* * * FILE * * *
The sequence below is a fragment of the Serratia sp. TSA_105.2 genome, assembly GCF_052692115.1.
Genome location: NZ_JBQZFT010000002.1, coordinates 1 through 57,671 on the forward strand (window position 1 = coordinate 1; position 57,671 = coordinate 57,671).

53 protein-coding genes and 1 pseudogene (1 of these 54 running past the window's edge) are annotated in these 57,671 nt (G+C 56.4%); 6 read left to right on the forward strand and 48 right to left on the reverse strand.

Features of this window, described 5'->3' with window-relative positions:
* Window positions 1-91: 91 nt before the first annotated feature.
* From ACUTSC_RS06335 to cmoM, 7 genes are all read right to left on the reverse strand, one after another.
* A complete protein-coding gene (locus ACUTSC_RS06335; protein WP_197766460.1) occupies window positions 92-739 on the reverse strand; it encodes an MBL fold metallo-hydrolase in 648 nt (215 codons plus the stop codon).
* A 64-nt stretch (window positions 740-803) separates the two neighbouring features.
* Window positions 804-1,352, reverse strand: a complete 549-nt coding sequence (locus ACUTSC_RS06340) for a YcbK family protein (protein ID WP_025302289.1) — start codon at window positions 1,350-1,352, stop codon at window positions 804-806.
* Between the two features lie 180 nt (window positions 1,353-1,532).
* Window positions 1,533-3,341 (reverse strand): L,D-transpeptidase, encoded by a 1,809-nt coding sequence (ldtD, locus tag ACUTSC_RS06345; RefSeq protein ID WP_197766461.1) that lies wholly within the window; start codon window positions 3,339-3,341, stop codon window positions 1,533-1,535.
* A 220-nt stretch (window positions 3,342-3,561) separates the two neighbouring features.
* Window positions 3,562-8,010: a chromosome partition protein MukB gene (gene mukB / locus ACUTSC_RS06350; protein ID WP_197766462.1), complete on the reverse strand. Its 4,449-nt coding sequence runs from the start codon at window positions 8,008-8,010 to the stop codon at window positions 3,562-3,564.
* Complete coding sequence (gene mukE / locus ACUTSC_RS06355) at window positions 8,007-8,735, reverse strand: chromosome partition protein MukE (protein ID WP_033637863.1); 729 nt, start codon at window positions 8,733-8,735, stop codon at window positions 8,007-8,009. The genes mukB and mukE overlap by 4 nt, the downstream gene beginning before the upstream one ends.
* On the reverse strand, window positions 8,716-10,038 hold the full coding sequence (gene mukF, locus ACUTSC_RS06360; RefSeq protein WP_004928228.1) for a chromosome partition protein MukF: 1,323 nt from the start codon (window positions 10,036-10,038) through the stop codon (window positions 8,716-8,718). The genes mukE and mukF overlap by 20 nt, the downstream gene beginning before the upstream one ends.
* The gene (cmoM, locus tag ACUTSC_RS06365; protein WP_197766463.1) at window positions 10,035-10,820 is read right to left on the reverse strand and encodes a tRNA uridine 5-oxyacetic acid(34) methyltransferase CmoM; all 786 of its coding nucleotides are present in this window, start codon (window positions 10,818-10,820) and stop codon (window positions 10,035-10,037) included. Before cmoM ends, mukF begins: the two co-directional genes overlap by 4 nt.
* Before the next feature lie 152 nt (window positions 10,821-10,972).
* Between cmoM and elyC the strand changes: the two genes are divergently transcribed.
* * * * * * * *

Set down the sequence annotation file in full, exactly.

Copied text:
The sequence below is a fragment of the Serratia sp. TSA_105.2 genome, assembly GCF_052692115.1.
Genome location: NZ_JBQZFT010000002.1, coordinates 1 through 57,671 on the forward strand (window position 1 = coordinate 1; position 57,671 = coordinate 57,671).

53 protein-coding genes and 1 pseudogene (1 of these 54 running past the window's edge) are annotated in these 57,671 nt (G+C 56.4%); 6 read left to right on the forward strand and 48 right to left on the reverse strand.

Features of this window, described 5'->3' with window-relative positions:
* Window positions 1-91: 91 nt before the first annotated feature.
* From ACUTSC_RS06335 to cmoM, 7 genes are all read right to left on the reverse strand, one after another.
* A complete protein-coding gene (locus ACUTSC_RS06335; protein WP_197766460.1) occupies window positions 92-739 on the reverse strand; it encodes an MBL fold metallo-hydrolase in 648 nt (215 codons plus the stop codon).
* A 64-nt stretch (window positions 740-803) separates the two neighbouring features.
* Window positions 804-1,352, reverse strand: a complete 549-nt coding sequence (locus ACUTSC_RS06340) for a YcbK family protein (protein ID WP_025302289.1) — start codon at window positions 1,350-1,352, stop codon at window positions 804-806.
* Between the two features lie 180 nt (window positions 1,353-1,532).
* Window positions 1,533-3,341 (reverse strand): L,D-transpeptidase, encoded by a 1,809-nt coding sequence (ldtD, locus tag ACUTSC_RS06345; RefSeq protein ID WP_197766461.1) that lies wholly within the window; start codon window positions 3,339-3,341, stop codon window positions 1,533-1,535.
* A 220-nt stretch (window positions 3,342-3,561) separates the two neighbouring features.
* Window positions 3,562-8,010: a chromosome partition protein MukB gene (gene mukB / locus ACUTSC_RS06350; protein ID WP_197766462.1), complete on the reverse strand. Its 4,449-nt coding sequence runs from the start codon at window positions 8,008-8,010 to the stop codon at window positions 3,562-3,564.
* Complete coding sequence (gene mukE / locus ACUTSC_RS06355) at window positions 8,007-8,735, reverse strand: chromosome partition protein MukE (protein ID WP_033637863.1); 729 nt, start codon at window positions 8,733-8,735, stop codon at window positions 8,007-8,009. The genes mukB and mukE overlap by 4 nt, the downstream gene beginning before the upstream one ends.
* On the reverse strand, window positions 8,716-10,038 hold the full coding sequence (gene mukF, locus ACUTSC_RS06360; RefSeq protein WP_004928228.1) for a chromosome partition protein MukF: 1,323 nt from the start codon (window positions 10,036-10,038) through the stop codon (window positions 8,716-8,718). The genes mukE and mukF overlap by 20 nt, the downstream gene beginning before the upstream one ends.
* The gene (cmoM, locus tag ACUTSC_RS06365; protein WP_197766463.1) at window positions 10,035-10,820 is read right to left on the reverse strand and encodes a tRNA uridine 5-oxyacetic acid(34) methyltransferase CmoM; all 786 of its coding nucleotides are present in this window, start codon (window positions 10,818-10,820) and stop codon (window positions 10,035-10,037) included. Before cmoM ends, mukF begins: the two co-directional genes overlap by 4 nt.
* Before the next feature lie 152 nt (window positions 10,821-10,972).
* Between cmoM and elyC the strand changes: the two genes are divergently transcribed.